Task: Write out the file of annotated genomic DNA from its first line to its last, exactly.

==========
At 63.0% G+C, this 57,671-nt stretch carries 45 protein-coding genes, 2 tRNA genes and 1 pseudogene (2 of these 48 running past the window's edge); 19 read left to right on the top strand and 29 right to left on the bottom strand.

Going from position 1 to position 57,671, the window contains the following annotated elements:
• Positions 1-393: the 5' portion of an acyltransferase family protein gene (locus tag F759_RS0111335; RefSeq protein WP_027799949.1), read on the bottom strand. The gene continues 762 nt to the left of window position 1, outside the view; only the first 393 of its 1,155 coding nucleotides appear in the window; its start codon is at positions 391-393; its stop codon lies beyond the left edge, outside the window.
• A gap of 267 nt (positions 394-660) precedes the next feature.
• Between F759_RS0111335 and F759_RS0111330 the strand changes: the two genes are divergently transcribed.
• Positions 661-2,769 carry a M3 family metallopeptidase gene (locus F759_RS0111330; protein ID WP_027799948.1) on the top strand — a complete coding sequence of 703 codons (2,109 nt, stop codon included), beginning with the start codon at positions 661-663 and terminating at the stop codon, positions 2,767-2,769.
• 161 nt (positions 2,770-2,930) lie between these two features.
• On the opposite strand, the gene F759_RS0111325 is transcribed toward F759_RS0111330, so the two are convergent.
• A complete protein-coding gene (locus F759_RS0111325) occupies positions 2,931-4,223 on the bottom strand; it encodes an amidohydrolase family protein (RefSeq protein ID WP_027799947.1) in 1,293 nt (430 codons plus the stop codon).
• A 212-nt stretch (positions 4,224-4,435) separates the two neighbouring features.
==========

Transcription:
At 63.0% G+C, this 57,671-nt stretch carries 45 protein-coding genes, 2 tRNA genes and 1 pseudogene (2 of these 48 running past the window's edge); 19 read left to right on the top strand and 29 right to left on the bottom strand.

Going from position 1 to position 57,671, the window contains the following annotated elements:
• Positions 1-393: the 5' portion of an acyltransferase family protein gene (locus tag F759_RS0111335; RefSeq protein WP_027799949.1), read on the bottom strand. The gene continues 762 nt to the left of window position 1, outside the view; only the first 393 of its 1,155 coding nucleotides appear in the window; its start codon is at positions 391-393; its stop codon lies beyond the left edge, outside the window.
• A gap of 267 nt (positions 394-660) precedes the next feature.
• Between F759_RS0111335 and F759_RS0111330 the strand changes: the two genes are divergently transcribed.
• Positions 661-2,769 carry a M3 family metallopeptidase gene (locus F759_RS0111330; protein ID WP_027799948.1) on the top strand — a complete coding sequence of 703 codons (2,109 nt, stop codon included), beginning with the start codon at positions 661-663 and terminating at the stop codon, positions 2,767-2,769.
• 161 nt (positions 2,770-2,930) lie between these two features.
• On the opposite strand, the gene F759_RS0111325 is transcribed toward F759_RS0111330, so the two are convergent.
• A complete protein-coding gene (locus F759_RS0111325) occupies positions 2,931-4,223 on the bottom strand; it encodes an amidohydrolase family protein (RefSeq protein ID WP_027799947.1) in 1,293 nt (430 codons plus the stop codon).
• A 212-nt stretch (positions 4,224-4,435) separates the two neighbouring features.